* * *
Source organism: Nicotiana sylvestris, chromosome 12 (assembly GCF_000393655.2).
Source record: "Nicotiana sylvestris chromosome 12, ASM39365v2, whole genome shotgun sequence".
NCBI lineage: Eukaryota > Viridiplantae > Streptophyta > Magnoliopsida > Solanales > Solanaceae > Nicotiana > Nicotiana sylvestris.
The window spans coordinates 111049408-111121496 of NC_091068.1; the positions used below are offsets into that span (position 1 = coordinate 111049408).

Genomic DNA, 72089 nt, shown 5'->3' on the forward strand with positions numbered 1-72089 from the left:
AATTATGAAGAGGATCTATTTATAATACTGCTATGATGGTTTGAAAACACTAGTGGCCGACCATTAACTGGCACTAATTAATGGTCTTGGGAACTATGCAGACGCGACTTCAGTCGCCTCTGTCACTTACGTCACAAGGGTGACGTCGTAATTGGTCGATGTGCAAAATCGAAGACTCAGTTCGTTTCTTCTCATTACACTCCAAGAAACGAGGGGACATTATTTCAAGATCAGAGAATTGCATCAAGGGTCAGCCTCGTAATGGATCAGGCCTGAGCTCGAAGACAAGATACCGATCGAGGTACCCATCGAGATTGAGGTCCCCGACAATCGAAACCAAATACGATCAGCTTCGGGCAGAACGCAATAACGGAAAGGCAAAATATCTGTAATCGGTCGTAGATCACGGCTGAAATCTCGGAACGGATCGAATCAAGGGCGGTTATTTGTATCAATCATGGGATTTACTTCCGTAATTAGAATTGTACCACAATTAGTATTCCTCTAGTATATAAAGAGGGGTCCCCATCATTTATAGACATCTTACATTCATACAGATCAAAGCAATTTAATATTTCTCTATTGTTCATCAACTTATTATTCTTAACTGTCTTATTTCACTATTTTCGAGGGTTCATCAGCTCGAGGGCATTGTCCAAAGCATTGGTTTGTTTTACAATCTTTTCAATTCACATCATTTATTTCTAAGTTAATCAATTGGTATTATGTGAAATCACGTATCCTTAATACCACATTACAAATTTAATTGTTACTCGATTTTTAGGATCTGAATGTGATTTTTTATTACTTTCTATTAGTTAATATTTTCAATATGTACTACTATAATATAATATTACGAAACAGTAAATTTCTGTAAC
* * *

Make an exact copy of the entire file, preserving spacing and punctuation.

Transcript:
Source organism: Nicotiana sylvestris, chromosome 12 (assembly GCF_000393655.2).
Source record: "Nicotiana sylvestris chromosome 12, ASM39365v2, whole genome shotgun sequence".
NCBI lineage: Eukaryota > Viridiplantae > Streptophyta > Magnoliopsida > Solanales > Solanaceae > Nicotiana > Nicotiana sylvestris.
The window spans coordinates 111049408-111121496 of NC_091068.1; the positions used below are offsets into that span (position 1 = coordinate 111049408).

Genomic DNA, 72089 nt, shown 5'->3' on the forward strand with positions numbered 1-72089 from the left:
AATTATGAAGAGGATCTATTTATAATACTGCTATGATGGTTTGAAAACACTAGTGGCCGACCATTAACTGGCACTAATTAATGGTCTTGGGAACTATGCAGACGCGACTTCAGTCGCCTCTGTCACTTACGTCACAAGGGTGACGTCGTAATTGGTCGATGTGCAAAATCGAAGACTCAGTTCGTTTCTTCTCATTACACTCCAAGAAACGAGGGGACATTATTTCAAGATCAGAGAATTGCATCAAGGGTCAGCCTCGTAATGGATCAGGCCTGAGCTCGAAGACAAGATACCGATCGAGGTACCCATCGAGATTGAGGTCCCCGACAATCGAAACCAAATACGATCAGCTTCGGGCAGAACGCAATAACGGAAAGGCAAAATATCTGTAATCGGTCGTAGATCACGGCTGAAATCTCGGAACGGATCGAATCAAGGGCGGTTATTTGTATCAATCATGGGATTTACTTCCGTAATTAGAATTGTACCACAATTAGTATTCCTCTAGTATATAAAGAGGGGTCCCCATCATTTATAGACATCTTACATTCATACAGATCAAAGCAATTTAATATTTCTCTATTGTTCATCAACTTATTATTCTTAACTGTCTTATTTCACTATTTTCGAGGGTTCATCAGCTCGAGGGCATTGTCCAAAGCATTGGTTTGTTTTACAATCTTTTCAATTCACATCATTTATTTCTAAGTTAATCAATTGGTATTATGTGAAATCACGTATCCTTAATACCACATTACAAATTTAATTGTTACTCGATTTTTAGGATCTGAATGTGATTTTTTATTACTTTCTATTAGTTAATATTTTCAATATGTACTACTATAATATAATATTACGAAACAGTAAATTTCTGTAAC